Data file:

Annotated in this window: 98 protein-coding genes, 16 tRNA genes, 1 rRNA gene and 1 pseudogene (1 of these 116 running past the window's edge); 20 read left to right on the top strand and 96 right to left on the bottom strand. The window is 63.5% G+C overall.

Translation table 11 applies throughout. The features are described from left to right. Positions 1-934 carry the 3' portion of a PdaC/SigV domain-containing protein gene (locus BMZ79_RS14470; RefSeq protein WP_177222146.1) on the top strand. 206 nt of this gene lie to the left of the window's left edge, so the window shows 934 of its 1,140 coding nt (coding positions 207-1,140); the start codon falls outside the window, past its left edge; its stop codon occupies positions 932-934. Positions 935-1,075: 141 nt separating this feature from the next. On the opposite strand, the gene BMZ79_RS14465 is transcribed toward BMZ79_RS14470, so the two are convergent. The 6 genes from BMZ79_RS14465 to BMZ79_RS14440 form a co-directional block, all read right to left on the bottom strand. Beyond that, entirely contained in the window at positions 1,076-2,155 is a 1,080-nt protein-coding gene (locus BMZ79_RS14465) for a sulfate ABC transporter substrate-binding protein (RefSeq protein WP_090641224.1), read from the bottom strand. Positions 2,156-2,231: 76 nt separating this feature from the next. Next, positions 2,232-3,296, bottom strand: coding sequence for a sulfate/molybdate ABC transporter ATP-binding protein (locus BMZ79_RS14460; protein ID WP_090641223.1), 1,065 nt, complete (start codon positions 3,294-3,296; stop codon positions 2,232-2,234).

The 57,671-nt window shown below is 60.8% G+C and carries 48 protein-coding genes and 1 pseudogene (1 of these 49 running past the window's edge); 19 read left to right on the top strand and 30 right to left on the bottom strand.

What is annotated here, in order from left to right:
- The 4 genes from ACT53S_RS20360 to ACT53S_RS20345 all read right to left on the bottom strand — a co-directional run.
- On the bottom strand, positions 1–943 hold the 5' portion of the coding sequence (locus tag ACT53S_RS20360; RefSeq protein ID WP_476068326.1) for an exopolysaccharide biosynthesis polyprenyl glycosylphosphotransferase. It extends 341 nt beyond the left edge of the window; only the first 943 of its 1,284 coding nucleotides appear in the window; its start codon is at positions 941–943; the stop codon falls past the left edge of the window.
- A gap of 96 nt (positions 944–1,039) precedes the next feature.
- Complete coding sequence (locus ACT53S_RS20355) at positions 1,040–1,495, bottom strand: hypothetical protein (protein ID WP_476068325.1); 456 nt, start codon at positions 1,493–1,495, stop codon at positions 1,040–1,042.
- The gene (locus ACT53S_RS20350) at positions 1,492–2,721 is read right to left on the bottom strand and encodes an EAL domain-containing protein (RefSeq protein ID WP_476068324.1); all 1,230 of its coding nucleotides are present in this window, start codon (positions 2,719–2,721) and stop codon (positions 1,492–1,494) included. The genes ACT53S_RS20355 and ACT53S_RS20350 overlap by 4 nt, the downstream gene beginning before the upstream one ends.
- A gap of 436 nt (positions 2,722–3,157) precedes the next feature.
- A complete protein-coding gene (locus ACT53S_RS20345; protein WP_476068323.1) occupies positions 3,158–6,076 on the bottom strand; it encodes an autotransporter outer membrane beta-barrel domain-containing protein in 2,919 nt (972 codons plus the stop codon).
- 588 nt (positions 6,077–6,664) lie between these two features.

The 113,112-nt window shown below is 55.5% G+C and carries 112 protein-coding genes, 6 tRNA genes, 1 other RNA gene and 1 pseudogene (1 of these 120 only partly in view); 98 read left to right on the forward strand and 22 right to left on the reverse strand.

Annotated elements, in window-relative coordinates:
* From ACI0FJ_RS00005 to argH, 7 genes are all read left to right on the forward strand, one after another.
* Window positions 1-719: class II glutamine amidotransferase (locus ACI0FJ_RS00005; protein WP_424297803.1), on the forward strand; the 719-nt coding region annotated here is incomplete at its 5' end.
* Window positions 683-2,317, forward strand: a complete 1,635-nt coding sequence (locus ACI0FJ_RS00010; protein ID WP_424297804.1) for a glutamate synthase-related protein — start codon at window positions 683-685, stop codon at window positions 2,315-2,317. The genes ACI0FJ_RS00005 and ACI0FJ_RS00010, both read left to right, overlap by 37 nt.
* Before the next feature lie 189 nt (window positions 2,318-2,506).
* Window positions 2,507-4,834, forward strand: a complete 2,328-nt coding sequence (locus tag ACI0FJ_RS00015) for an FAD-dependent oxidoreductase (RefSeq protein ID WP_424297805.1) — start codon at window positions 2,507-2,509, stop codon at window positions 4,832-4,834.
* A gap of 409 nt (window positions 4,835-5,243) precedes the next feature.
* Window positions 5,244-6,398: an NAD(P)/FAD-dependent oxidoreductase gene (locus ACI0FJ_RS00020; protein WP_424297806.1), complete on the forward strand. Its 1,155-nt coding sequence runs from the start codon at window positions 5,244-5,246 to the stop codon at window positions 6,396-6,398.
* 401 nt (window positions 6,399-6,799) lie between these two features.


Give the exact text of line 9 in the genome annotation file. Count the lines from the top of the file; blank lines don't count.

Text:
- The gene (locus ACT53S_RS20350) at positions 1,492–2,721 is read right to left on the bottom strand and encodes an EAL domain-containing protein (RefSeq protein ID WP_476068324.1); all 1,230 of its coding nucleotides are present in this window, start codon (positions 2,719–2,721) and stop codon (positions 1,492–1,494) included. The genes ACT53S_RS20355 and ACT53S_RS20350 overlap by 4 nt, the downstream gene beginning before the upstream one ends.